Period properties were constructed at a time when fast transport depended on how well you fed your horse! Today’s planners are building on an established grid of transport zones and town centres. New-builds invariably take into consideration the availability of quick and convenient transport links as no one wants to be much more than half an hour’s commute from their place of work or study.The Elizabeth Line (aka Crossrail) is a game changer and this has already brought many renters to the Capital who are going to see much more convenient travel times.
Ideal for working from home
Many tenants are buying into the new hybrid working paradigm and landlords will have to adapt accordingly. Investing in a new build puts you ahead of the game as their open-plan design provides the space, light and balcony views that is considered essential for home offices. Communal garden space and fibre optic wifi are other built-in features that new builds offer.In some cases off-plan purchases can even be customised to suit.
Not having to go through the delay and inconvenience of a property chain is a big incentive for any investor. A landlord who can present a fully furnished apartment with all the modern conveniences in place and ready to go will attract the cream of professional tenants keen to be its first occupants. Only new-builds can provide this.
So, the argument for investing in a new development in London seems to be pretty solid, but as in life, there are some things to consider. Many will feel that new developments lack the character of period properties, but although they may not have the history, they are far from the soulless boxes that typified late Twentieth Century schemes. In fact, now that certain restrictions have been relaxed, developers have been free to improvise and take inspiration from a wide range of sources. Roof top pools, curved balconies and internal gardens are just some of the eye-catching details that can be found around London. Many period properties occupy large plots of land and therefore have plenty of garden space. While few new developments can compete with this, they make up for it with an array of clever solutions, like access to linear parks, surrounding parkland and ingeniously designed podium gardens.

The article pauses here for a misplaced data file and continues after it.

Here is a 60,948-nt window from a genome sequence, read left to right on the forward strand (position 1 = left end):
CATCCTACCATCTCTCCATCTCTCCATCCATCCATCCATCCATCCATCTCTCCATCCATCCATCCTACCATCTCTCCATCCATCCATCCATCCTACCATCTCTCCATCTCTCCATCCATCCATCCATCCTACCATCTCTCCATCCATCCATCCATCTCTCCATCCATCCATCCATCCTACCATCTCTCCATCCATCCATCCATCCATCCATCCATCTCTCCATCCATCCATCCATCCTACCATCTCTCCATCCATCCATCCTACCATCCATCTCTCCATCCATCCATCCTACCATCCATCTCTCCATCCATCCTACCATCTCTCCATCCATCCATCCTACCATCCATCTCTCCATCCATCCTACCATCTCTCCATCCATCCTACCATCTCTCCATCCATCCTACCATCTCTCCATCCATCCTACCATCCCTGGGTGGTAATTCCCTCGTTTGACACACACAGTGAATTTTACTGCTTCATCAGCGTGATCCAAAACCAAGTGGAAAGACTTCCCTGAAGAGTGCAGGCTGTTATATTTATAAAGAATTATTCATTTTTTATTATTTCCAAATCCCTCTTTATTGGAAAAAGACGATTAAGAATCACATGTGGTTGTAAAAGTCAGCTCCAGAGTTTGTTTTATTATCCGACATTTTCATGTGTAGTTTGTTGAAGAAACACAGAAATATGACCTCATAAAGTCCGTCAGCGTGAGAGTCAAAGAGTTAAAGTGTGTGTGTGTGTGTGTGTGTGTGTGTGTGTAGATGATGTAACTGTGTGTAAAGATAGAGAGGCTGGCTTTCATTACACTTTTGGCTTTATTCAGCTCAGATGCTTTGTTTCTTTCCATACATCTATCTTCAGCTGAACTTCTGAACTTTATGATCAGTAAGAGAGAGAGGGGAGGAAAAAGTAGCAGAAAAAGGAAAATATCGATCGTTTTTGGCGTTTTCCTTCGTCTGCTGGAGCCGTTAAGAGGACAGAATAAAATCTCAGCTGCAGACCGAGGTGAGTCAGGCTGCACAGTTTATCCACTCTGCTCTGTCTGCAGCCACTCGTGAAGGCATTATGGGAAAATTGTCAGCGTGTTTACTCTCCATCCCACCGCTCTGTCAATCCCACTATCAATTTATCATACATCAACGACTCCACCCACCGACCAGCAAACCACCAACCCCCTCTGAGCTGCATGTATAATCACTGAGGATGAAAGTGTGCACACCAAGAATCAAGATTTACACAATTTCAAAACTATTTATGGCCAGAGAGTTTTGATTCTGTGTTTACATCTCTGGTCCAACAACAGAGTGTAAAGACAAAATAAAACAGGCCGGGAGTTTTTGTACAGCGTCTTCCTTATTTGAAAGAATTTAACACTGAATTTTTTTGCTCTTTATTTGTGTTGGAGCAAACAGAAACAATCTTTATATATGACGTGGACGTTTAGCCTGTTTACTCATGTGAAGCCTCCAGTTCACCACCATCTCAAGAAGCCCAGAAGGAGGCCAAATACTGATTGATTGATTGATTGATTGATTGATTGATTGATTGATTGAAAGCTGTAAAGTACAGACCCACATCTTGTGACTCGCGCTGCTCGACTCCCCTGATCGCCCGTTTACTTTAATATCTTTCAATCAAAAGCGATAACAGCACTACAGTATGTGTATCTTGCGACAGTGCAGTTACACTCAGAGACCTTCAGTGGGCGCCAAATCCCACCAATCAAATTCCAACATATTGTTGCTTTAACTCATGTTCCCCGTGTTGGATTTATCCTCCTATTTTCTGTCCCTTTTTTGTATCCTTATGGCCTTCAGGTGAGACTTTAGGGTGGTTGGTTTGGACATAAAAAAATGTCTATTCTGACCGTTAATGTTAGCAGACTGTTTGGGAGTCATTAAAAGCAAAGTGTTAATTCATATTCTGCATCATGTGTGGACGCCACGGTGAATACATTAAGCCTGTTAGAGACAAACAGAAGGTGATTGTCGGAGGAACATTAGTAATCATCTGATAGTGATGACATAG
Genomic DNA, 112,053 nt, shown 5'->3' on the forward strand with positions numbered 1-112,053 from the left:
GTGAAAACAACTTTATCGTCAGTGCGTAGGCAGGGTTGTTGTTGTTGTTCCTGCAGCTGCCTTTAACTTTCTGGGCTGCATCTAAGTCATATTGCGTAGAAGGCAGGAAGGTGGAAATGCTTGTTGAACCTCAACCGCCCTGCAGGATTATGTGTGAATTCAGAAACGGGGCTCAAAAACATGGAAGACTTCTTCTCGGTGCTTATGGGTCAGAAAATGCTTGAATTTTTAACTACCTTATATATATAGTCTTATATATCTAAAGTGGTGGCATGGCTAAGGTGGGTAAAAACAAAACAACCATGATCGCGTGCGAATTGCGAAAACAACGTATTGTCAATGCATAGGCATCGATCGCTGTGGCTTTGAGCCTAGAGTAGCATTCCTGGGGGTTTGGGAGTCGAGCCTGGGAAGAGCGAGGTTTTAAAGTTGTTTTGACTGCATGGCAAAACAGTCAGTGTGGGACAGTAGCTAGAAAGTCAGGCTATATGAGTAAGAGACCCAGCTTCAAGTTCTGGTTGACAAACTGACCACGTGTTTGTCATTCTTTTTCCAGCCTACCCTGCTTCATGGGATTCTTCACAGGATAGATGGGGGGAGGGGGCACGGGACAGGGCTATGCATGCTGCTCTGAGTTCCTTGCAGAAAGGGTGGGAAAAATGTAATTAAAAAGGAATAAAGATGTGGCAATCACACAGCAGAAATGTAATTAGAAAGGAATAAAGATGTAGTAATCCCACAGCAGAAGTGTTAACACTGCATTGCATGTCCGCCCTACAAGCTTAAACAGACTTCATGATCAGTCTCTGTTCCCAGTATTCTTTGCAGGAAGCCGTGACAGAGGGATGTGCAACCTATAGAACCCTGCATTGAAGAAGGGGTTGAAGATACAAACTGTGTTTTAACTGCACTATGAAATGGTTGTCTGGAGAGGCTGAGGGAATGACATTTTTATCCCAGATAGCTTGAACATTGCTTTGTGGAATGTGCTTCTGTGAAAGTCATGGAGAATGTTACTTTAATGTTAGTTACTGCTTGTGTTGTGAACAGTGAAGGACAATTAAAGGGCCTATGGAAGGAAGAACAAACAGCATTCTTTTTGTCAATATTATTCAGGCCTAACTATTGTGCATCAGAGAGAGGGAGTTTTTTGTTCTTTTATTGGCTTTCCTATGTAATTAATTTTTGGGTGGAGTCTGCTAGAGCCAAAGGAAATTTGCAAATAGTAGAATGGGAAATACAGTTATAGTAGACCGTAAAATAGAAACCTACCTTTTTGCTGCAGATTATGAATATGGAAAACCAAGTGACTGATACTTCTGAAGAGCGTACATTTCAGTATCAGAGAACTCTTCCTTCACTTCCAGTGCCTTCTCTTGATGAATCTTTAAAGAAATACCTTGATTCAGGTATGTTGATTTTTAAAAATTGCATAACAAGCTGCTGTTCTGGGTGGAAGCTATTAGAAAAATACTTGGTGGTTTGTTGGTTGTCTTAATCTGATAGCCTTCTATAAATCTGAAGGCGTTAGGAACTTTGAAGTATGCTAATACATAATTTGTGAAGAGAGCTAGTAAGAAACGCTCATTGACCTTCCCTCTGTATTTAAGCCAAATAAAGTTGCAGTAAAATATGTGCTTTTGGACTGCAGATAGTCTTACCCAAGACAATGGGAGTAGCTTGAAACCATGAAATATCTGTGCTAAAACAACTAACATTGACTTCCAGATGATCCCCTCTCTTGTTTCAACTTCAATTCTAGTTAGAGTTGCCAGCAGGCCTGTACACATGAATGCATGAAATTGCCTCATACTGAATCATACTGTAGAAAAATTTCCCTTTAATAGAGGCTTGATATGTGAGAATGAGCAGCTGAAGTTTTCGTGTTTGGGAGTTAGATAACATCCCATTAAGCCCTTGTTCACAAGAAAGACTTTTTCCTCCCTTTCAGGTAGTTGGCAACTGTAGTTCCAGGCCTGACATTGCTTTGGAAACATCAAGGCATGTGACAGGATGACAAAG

So far, so good, but seasoned investors want to know that their property will provide a substantial profit should they decide to sell and this is where London scores heavily. Unlike other parts of the UK, prices of new developments have been as equally resilient to changing economic factors as their period counterparts, so as far as London is concerned, the old “Capital Appreciation” argument is dead in the water.
The Georgians, Victorians and Edwardians of London gave us beauty, symmetry and scale, but it is the new developments that will continue to build on this legacy.
A skilled, energetic and discerning workforce needs imaginative and timely solutions to their housing needs. New developments are central to this requirement and the UK government is doing everything in its power to remove anything that slows down the process. Investors who buy into this infrastructural leap forward are bound to be reaping handsome dividends in the near future.